The Libertarian Alternative

There are monetary regimes, however, that satisfy libertarian preferences for minimal government involvement and manipulation. The Constitution of the United States provides the authority for such a regime in Article I Section 8 “To coin Money, regulate the Value thereof, and of foreign Coin, and fix the Standard of Weights and Measures;” The classical gold standard was such a system. However, its “rules” were diluted when taken over by central banks. Moreover, the practice of actually buying and storing gold distorted its market price and was costly, flaws that are avoided in the system I propose below.

In the U.S. today, as well as every other country in the world, there are thousands of private companies that create and offer their own currency. Most of them are banks. While that would seem to make libertarians happy, thousands of individual bank producers of money would not constitute an efficient monetary system without rules and mechanisms for linking them into what we think of as one currency–in our case the U.S. dollar.

While the dollars deposited in my bank are my bank’s liability, I am protected from the bank’s failure by deposit insurance. Your bank accepts my deposits in my bank because my bank credits your bank’s account with the Federal Reserve (by debiting its account with the Fed). In short, the deposits at thousands of different banks are accepted by every other bank because they are all ultimately claims on the Fed. This is similar to the gold standard in which the money created by thousands of banks were accepted everywhere because they were redeemable for a well-defined amount of gold.

Libertarians want a currency and monetary system that can’t be manipulated by the government (central bank).  The dollar is now a fiat currency (redeemable for nothing–except a claim on, i.e., deposit with, the Federal Reserve). Thus, its supply is determined by the Fed’s judgement of what is needed for “price stability and maximum sustainable employment.” We libertarians want a currency that we each individually control the supply of. In short, we want a currency with a hard anchor (which was the case for the gold standard) supplied according to currency board  rules (which historically were violated by central banks nominally anchored by gold). Currency board rules require the currency issuer to sell or repurchase its currency at its fixed price in response to public demand. Any number of private producers of dollars redeemable at an officially fixed price for a well-defined anchor (gold, aluminum, a basket of goods, etc.) would result in a money supply determined by the public that was consistent with and appropriate for its fixed price to the anchor and that was fully interchangeable. The central bank would be passive. It would have no monetary policy (beyond the fixed price for the anchor). This seems like libertarian heaven.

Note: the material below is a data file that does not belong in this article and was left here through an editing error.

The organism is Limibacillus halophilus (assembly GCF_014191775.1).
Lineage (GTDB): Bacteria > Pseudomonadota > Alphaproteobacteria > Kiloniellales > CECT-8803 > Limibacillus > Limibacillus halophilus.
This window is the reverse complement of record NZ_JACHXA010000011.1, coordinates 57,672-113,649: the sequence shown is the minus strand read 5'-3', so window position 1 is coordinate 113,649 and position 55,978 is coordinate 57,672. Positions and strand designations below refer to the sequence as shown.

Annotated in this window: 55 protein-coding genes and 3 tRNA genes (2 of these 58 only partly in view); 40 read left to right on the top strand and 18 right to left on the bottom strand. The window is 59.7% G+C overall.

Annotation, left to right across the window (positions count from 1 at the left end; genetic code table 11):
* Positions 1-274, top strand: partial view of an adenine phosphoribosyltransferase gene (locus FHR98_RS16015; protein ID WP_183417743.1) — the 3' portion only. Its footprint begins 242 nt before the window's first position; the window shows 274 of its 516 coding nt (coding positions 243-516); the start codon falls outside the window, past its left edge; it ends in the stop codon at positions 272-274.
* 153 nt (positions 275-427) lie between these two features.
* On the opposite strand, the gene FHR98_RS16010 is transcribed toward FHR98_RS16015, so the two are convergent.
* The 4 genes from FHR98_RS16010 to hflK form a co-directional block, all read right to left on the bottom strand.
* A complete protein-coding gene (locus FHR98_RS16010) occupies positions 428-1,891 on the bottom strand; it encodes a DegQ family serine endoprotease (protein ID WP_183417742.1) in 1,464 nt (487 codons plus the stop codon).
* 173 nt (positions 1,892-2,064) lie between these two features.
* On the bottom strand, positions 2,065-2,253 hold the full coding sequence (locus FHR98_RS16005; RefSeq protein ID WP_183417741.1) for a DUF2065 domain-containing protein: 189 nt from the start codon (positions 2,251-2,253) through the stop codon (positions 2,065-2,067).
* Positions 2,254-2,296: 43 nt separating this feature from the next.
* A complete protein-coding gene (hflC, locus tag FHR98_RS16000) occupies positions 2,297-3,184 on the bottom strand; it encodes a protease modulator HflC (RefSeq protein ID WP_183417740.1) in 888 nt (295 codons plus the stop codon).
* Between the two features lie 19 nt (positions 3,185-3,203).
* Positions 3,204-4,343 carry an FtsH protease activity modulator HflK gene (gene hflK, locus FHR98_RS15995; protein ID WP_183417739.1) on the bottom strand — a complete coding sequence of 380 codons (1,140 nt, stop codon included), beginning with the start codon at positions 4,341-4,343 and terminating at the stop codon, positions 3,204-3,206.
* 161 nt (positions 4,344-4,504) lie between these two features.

I led the IMF teams that established the Central Bank of Bosnia and Herzegovina, which follows currency board rules. I have written a book about that experience:   “One Currency for Bosnia-Creating the Central Bank of Bosnia and Herzegovina”   or  “Amazon– One Currency for Bosnia” I also participated in Bulgaria’s adoption of currency board rules. The currencies of both countries are anchored to the Euro and their currency experiences have been outstanding. Their money supplies are basically regulated by market arbitrage. If the market exchange rate of the Bulgarian lev to the Euro rises above its official rate, it would be cheaper for the banks that issue lev to buy Euros from the Bulgarian National Bank thus reducing the supply of lev in the market and lowering its market price for Euro. See my blog on Bulgaria’s experience: “Bulgaria and the Chicago Plan

A Libertarian International Reserve Currency

What about cross border payments? In brief, cross border transactors have found it economical to price and settle transactions in a vehicle currency, usually the US dollar. The increasingly frequent deployment of sanctions enforced by restricting the use of the dollar has intensified the search for alternatives. See my more detailed discussion: “The Empire and the Dollar”  The search for alternatives to the dollar risks fragmenting the global market place as proposed by Russia’s Sergey Glazyev.  “A new global financial system”